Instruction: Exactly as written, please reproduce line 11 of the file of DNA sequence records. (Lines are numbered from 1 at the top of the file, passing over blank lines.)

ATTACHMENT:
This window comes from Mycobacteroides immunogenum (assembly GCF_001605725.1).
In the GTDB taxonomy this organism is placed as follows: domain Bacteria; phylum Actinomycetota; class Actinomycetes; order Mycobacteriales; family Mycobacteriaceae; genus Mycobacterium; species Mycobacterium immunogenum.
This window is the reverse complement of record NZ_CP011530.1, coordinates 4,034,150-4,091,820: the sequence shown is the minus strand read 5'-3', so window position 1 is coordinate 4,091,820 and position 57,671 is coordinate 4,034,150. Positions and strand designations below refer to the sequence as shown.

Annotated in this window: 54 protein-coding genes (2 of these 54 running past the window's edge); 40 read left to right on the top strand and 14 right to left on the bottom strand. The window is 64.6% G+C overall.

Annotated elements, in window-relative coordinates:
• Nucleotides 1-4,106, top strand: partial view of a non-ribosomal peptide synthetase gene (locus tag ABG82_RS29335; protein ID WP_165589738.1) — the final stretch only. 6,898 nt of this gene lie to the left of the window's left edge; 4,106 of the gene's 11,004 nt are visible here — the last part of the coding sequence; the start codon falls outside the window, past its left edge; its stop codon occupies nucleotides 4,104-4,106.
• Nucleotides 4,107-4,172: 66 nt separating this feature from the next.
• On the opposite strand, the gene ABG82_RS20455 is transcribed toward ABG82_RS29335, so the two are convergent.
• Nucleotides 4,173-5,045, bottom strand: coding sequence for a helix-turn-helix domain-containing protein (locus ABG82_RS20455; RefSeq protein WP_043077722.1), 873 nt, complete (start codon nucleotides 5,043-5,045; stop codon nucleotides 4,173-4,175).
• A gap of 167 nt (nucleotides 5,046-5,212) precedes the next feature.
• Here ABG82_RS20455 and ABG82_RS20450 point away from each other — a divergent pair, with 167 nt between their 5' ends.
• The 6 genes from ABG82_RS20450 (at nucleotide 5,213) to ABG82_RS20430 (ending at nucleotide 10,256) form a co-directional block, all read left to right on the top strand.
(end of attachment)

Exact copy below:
• Here ABG82_RS20455 and ABG82_RS20450 point away from each other — a divergent pair, with 167 nt between their 5' ends.